The second volume of the acclaimed biography of economist John Maynard Keynes takes his story from the controversial publication of The Economic Consequences of the Peace, through the reception of The General Theory in 1937. Reprint. NYT.
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John Maynard Keynes, Volume Two: The Economist as Savior, 1920-1937 based on 0 ratings. 1 reviews.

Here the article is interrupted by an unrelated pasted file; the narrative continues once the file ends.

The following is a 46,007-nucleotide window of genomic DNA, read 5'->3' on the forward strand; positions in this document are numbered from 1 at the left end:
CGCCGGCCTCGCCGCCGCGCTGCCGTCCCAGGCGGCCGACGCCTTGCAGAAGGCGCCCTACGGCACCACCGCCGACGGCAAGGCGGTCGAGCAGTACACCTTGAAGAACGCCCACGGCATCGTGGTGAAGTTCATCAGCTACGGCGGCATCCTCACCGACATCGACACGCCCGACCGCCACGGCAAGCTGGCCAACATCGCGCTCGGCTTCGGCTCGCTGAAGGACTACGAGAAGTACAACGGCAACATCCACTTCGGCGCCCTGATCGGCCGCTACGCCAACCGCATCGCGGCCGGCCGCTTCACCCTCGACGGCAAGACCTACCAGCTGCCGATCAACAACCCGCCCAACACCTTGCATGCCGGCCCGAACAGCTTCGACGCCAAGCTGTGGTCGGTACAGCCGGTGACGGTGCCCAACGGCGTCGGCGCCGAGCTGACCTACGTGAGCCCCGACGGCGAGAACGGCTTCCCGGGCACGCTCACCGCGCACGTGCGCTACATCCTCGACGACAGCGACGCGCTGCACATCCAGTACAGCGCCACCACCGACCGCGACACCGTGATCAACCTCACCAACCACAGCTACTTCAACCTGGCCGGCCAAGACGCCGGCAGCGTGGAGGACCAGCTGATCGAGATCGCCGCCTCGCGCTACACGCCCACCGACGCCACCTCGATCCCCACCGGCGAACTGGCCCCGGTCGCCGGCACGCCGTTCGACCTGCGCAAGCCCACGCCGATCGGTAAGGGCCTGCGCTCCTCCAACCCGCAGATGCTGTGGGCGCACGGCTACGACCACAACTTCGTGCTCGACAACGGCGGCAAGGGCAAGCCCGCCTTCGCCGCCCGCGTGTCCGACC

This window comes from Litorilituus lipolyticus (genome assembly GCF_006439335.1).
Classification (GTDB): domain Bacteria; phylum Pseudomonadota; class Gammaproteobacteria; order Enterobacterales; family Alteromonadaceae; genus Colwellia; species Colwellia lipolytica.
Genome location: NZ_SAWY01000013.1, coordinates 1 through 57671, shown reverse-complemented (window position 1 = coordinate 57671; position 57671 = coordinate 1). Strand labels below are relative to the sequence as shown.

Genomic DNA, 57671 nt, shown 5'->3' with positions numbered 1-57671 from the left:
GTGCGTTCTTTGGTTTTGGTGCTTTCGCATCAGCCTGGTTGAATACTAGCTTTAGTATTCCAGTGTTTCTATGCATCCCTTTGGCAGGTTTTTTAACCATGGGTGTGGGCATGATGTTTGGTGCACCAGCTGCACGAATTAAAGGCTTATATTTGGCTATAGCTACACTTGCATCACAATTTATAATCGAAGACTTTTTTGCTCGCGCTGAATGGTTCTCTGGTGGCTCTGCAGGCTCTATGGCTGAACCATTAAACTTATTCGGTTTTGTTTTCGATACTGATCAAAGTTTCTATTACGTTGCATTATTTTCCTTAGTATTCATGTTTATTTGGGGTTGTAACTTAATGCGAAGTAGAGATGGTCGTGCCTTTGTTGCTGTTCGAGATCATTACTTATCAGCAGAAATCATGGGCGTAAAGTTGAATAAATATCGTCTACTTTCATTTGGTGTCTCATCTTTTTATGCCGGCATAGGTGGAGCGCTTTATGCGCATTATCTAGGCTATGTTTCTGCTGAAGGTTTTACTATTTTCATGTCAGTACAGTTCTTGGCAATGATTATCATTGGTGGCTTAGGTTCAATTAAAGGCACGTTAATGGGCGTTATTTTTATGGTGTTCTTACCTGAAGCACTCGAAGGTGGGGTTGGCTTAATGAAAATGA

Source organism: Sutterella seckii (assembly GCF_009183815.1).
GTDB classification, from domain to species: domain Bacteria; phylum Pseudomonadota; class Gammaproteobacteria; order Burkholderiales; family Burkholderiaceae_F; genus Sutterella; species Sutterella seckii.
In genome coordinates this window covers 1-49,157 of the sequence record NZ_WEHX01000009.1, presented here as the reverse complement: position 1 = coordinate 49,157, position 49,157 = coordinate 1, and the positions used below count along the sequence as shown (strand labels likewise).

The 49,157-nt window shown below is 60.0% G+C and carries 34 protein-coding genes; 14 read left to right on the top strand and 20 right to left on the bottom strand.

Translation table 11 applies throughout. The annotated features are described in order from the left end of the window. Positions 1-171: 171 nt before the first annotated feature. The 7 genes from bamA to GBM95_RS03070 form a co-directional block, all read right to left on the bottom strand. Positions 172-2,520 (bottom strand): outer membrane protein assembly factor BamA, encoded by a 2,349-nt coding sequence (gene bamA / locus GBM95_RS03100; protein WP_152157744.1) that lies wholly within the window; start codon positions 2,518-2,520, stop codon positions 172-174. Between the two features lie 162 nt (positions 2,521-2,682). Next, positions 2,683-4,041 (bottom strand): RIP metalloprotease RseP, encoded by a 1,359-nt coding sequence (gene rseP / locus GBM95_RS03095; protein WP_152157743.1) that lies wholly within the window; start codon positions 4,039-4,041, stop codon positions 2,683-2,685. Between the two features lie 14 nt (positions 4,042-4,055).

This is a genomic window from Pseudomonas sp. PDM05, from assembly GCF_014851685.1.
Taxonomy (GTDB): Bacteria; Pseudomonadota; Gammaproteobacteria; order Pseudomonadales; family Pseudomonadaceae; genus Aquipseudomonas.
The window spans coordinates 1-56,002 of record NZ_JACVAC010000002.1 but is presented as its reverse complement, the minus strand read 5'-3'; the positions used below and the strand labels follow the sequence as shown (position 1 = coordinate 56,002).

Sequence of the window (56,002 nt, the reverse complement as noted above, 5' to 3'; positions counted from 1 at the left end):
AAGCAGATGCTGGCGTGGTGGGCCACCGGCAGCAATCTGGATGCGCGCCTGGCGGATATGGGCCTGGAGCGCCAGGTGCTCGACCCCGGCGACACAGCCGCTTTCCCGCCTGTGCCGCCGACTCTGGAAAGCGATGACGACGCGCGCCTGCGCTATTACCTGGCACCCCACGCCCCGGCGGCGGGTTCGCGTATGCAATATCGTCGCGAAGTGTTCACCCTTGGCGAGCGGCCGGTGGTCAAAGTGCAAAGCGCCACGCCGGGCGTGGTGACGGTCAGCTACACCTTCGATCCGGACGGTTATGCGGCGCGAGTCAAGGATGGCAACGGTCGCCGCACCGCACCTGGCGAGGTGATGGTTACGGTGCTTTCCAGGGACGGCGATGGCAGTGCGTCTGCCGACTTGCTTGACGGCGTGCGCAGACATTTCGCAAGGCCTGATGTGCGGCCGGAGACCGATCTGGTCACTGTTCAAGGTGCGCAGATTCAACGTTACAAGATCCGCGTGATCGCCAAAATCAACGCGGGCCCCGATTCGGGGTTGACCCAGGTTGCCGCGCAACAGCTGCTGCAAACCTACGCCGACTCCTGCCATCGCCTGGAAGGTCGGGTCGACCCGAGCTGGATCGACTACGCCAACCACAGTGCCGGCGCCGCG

The biography as Economics textbook.For the non-specialist, the intricacies of modern economic theory can seem as arcane as medieval theology, and certainly Lord Skidelsky devotes scores of pages to matters I haven't thought about since I was in a student in Macroeconomics 201 30 years ago. Fortunately, it's possible to skim over those parts and still come away with a very favorable impression of this heavy tome. Skidelsky's gift is that he is convincing both as an interpreter of Keynesian economics, AND as a guide to the Bloomsbury-ian biographical details of a very complicated man.For my own interests, I'm glad that I now understand a little bit more of the surface details of Keynes's "General Theory". (Just don't ask me to give a lecture on it!) Certainly there are lessons to be learned for those people interested in 20th - and 21st - century economics. But Skidelsky also deals masterfully with the sensitve and complex personal life of the great economist. What I was most fascinated with here is how important for Keynes was his surprising relationship and happy marriage to Russian ballerina Lydia Lopokova. There aren't too many satifying marriages in 20th century intellectual history, but this was one of them! (All the more intriguing in that for the first 38 years of his life, the primary romantic and sexual orientation of Keynes was homosexual.)